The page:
Not all cityscapes have to be of cities.
Specifically, Lunenburg. Ideally, from the water or the Bluenose Golf Course, so you’re not wandering around town looking for this shot (though that is suggested).
The town of around 2,200 is one of the most idyllic settlements in, well, the world. And I am definitely not the only one that thinks that. Virtually every list of places to visit in Canada suggests it, as long as you can make it to the Maritimes.
It’s also home to one of Nova Scotia’s (and Canada’s) most famous…things. The Bluenose (aka that boat on the dime) was built here, a ship famed for it’s fishing prowess and speed, winning international acclaim when those things would do that. While the original is on the ocean floor, a replica now calls Lunenburg its home port.
The little town is also dripping in history, so once the postcard-worthy shot is taken from across the water, there’s plenty to search for around the village itself.
The fishing (and now tourism) community was founded in 1753 when the British were trying to build their dominance in the area after disputes/violence with the French and local Mi’kmaq people. That’s the watered down version. Since then it’s retained a lot of the old times/old world charm that’s relatively rare in Canada.
From a point across Lunenburg Harbour, you can see the docks and brightly painted historic waterfront of the village, now a UNESCO Heritage Site (thanks to its colonial heritage). That includes museums, homes and a church, thanks to a slight rise in the geography leading away from shore. There are a variety of harbours and other bodies of water though, so really you’re aiming for the Bluenose golf course.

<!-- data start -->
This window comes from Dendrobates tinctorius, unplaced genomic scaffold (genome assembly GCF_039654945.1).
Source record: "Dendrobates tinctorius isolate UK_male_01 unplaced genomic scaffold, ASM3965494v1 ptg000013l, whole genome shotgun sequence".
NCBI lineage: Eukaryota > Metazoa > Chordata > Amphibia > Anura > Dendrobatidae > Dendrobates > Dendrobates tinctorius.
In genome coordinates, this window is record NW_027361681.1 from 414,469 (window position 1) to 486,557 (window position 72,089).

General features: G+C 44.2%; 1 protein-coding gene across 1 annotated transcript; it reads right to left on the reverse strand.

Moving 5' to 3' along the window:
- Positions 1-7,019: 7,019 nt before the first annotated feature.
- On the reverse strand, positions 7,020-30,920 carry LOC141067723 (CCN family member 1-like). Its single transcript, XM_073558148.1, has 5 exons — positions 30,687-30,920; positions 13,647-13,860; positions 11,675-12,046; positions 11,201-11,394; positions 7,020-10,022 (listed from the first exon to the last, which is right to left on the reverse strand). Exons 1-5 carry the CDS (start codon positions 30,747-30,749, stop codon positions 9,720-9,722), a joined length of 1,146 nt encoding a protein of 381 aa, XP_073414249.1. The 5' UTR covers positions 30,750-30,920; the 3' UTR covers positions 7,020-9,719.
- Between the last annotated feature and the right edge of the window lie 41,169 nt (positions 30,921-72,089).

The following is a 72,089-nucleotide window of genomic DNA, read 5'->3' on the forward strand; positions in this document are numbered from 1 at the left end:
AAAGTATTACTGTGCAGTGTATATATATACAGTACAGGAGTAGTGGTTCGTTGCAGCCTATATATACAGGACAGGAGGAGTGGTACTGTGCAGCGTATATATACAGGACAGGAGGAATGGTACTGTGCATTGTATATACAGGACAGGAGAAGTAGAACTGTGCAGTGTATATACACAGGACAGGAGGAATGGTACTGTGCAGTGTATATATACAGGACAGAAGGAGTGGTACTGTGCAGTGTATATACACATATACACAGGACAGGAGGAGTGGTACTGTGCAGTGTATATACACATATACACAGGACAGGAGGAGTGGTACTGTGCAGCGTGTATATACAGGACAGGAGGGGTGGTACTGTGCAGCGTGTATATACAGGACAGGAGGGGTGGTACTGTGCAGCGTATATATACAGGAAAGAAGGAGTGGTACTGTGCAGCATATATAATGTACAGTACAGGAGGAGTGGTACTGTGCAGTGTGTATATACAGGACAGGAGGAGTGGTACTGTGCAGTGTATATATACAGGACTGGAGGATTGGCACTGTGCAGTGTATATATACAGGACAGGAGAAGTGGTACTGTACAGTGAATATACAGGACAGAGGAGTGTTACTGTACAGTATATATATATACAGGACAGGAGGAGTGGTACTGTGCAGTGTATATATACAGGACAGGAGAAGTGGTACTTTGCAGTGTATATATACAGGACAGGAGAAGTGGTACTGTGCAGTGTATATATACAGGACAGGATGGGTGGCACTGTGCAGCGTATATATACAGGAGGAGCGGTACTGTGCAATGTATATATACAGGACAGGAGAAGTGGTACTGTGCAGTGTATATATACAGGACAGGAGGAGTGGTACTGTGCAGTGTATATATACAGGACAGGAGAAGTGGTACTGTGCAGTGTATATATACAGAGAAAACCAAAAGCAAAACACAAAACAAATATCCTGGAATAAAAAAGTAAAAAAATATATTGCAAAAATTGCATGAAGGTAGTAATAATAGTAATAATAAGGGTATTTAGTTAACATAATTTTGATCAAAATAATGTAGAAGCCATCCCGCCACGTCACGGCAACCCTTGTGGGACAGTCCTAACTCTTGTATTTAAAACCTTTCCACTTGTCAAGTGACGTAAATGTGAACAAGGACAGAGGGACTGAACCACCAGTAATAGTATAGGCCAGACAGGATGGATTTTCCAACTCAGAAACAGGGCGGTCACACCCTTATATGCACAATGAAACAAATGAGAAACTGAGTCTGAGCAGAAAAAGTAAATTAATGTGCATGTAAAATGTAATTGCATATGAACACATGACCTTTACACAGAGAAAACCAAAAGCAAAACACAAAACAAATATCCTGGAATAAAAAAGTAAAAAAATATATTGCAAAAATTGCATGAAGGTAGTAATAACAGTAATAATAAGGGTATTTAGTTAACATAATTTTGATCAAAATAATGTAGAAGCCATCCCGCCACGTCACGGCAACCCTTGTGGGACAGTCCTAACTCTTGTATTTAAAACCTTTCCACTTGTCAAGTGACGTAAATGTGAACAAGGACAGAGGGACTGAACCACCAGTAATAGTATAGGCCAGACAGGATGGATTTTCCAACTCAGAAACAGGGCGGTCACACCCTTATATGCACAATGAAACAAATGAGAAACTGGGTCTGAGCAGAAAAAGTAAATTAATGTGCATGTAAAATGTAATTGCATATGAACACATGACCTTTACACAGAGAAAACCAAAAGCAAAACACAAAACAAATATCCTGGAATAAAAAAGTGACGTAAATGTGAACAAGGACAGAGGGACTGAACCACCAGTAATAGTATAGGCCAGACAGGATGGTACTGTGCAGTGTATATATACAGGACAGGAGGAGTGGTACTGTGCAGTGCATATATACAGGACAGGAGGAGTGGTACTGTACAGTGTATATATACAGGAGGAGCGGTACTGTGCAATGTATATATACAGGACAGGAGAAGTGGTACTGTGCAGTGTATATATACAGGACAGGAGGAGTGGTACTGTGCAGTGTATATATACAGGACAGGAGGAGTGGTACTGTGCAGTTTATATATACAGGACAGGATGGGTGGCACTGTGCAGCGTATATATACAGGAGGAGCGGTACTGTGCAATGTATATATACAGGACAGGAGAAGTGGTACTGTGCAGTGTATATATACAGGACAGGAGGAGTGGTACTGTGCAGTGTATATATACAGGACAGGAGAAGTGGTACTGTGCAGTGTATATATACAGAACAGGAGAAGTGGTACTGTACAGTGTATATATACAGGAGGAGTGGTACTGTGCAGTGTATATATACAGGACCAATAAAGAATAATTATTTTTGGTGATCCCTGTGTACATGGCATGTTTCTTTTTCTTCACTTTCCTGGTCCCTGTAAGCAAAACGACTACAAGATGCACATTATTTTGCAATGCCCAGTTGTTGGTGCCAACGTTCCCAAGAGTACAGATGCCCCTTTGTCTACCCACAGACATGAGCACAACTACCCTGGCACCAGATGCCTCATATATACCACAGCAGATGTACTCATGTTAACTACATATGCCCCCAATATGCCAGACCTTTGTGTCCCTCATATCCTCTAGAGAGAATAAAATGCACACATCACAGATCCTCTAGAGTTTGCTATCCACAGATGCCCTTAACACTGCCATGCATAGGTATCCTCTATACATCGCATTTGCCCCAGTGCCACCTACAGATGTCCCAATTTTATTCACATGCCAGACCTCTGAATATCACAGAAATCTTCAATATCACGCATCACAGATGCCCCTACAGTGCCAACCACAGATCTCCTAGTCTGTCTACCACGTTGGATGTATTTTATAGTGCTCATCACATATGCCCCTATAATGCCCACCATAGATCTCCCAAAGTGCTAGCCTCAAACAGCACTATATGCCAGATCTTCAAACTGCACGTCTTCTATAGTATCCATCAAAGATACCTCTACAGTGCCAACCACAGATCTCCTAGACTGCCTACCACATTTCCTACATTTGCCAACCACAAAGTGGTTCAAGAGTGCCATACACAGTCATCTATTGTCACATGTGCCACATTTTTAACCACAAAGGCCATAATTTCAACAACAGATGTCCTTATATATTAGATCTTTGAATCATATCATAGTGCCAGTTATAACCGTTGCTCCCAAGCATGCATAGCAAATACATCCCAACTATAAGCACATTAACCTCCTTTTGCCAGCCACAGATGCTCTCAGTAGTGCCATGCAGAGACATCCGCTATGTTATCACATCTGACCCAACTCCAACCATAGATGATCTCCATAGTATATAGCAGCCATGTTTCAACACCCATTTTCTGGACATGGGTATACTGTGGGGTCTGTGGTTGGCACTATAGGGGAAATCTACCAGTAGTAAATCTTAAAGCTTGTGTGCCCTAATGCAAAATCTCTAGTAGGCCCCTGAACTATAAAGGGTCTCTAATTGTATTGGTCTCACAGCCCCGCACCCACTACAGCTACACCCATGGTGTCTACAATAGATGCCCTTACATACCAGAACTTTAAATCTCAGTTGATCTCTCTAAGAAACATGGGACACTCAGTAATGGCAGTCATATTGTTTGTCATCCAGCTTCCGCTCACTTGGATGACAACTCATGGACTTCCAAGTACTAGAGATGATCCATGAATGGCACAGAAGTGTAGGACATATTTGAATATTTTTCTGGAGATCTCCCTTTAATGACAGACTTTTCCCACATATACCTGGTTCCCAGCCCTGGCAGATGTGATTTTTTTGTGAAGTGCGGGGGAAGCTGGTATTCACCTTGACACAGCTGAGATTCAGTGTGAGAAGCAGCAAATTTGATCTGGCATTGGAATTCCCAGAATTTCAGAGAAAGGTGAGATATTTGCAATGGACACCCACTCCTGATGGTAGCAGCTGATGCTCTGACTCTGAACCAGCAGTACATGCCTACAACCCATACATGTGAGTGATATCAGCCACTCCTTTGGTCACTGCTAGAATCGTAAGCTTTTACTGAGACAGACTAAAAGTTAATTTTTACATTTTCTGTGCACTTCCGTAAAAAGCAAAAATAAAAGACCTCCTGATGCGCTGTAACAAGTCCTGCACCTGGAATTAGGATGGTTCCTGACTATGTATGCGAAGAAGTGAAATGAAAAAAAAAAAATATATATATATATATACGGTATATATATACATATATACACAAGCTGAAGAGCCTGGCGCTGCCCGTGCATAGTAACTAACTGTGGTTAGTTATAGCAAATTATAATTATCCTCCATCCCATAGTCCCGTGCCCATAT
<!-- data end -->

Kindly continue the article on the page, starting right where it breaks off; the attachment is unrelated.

Getting to Lunenburg is fairly easy, being that it’s a major tourism destination. By car it’s about an hour out side of Halifax. There are also private bus companies that have tour options from Halifax.
TripAdvisor doesn’t really rate the town itself as a thing to do, though St. John’s Anglican Church is 18th in things to do in Nova Scotia, so that gives you an idea of how the whole community might rate. It’s also a UNESCO World Heritage Site, as mentioned before, and a National Historic Site.
The city’s site can be found here.
Editor’s Notes —This is an updated version of the post I published last year when I took the first swing at this project.